For those who played Mass Effect 3's multiplayer, you might remember that the game offered booster packs in exchange for real currency to help you get better weapons and other unlockables. Of course, these packs can be earned via the game's in-game currency, but for those in a hurry, spending real money made unlocking stuff way easier.
Well, it seems this business model has crept its way into another EA-published title which is Dead Space 3.
During a hands-on session with the game, Eurogamer has spotted a message about "downloadable content" when you don't have enough resources to craft a new weapon.
If you tried it but lack the resources to make it, the game will send a message of "Cannot craft. Additional resources required." These "resources" don't necessarily mean money and can be picked up by players just by playing the game. But for those who want to take things faster, they can also purchase these resources at the in-game store.
Bear in mind that this doesn't mean that you need to use real currency to have the best weapon in the game — a fact that Dead Space 3 associate producer Yara Khoury was quick to point out.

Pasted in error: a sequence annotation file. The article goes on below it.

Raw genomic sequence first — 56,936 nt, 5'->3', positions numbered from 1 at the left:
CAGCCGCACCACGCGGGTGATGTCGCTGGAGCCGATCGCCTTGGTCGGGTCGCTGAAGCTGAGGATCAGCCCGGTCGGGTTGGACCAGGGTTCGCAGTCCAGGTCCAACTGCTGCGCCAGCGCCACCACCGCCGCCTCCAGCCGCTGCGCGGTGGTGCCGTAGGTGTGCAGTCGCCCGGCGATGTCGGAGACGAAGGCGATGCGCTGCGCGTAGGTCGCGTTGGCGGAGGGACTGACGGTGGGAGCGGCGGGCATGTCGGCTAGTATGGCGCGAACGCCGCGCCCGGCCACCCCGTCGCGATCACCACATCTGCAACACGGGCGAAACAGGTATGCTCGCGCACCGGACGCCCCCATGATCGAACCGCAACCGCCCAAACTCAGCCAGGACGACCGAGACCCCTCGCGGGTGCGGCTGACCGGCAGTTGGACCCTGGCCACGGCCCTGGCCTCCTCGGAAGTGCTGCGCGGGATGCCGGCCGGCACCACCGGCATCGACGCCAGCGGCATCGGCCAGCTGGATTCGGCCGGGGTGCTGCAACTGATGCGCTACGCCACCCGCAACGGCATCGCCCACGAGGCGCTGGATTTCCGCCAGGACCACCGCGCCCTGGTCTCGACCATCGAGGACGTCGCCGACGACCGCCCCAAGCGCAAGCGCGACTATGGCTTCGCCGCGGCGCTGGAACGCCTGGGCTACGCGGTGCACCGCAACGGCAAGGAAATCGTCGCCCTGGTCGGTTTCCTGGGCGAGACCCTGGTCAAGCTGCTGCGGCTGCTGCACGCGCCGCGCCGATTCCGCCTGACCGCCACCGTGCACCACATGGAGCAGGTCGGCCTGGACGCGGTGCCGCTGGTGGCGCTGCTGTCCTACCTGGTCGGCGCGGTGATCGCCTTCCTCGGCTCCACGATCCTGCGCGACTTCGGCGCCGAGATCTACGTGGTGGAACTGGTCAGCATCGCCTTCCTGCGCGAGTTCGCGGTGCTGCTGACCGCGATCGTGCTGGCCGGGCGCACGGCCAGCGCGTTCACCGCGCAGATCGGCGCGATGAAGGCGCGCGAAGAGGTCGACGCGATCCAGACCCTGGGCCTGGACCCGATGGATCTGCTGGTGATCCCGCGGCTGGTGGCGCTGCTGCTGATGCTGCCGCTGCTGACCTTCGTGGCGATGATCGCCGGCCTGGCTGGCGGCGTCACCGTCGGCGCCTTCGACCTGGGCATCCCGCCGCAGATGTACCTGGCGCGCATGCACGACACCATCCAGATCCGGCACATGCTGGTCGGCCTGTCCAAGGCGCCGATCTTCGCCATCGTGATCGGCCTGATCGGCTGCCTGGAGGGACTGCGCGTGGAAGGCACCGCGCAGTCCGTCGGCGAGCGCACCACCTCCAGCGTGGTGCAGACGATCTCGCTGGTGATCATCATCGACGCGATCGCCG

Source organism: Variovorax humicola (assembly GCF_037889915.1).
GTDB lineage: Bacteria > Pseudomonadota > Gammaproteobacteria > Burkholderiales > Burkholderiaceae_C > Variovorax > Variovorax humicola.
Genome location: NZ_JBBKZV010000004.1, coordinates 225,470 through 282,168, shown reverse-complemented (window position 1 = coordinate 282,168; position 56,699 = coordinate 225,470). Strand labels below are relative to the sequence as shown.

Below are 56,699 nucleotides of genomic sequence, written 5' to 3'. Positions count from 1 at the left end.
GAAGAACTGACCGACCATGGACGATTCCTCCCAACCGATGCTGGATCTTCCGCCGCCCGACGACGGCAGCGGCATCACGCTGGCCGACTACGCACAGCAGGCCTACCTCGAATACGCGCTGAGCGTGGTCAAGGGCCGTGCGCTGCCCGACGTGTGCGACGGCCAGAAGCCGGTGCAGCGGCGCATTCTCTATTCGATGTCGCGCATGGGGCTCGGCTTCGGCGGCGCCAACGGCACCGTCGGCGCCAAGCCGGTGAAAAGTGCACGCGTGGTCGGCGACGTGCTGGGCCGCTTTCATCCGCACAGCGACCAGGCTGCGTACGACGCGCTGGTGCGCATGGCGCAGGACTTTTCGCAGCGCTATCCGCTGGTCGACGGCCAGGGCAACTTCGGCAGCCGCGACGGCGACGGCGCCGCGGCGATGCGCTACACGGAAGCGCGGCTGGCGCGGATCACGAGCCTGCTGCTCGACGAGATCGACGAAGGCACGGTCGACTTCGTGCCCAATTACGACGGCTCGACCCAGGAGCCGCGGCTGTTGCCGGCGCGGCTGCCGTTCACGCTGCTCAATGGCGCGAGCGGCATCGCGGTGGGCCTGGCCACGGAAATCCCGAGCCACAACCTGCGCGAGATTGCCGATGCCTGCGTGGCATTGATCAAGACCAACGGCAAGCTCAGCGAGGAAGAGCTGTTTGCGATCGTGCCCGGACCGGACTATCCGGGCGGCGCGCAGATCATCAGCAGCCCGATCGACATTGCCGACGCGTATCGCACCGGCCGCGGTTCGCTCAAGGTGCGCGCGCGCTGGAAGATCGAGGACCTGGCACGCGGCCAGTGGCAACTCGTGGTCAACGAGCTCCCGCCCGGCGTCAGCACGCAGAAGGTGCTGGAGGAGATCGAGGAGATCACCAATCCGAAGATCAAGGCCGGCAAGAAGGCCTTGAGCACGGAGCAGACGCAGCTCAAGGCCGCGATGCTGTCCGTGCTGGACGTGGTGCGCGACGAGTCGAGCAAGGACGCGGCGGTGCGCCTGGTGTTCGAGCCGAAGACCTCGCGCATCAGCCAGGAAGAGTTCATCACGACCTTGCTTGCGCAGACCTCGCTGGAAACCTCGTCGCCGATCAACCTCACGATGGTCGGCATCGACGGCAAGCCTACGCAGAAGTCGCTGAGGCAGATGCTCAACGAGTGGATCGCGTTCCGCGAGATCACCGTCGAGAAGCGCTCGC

You can buy resources with real money, but scavenger bots can also give you the currency that you can use on the marketplace…So you don't have to spend [real world] dollars.
While Khoury was unable to divulge how much players need to spend to help them hasten the weapon crafting process, she did reveal that there will be several different packs of in-game currency which will be priced varyingly.
But wouldn't implementing this sort of feature mean that people with deep enough pockets can just splurge on weapons and coast through the rest of the game? Thankfully, that doesn't seem to be the case. According to Khoury, "There are a lot of weapon parts that are only available to buy later in the game. Unless you're playing through it again [on New Game Plus]."
Again, I think it's worth mentioning that this is an optional feature and one that I think a lot of core gamers will ignore. But regardless of what you think, it seems this sort of structure will slowly become the norm when it comes to both single-player and multiplayer-focused titles.
Are you okay with this new feature or is EA treading on unsteady ground by doing this?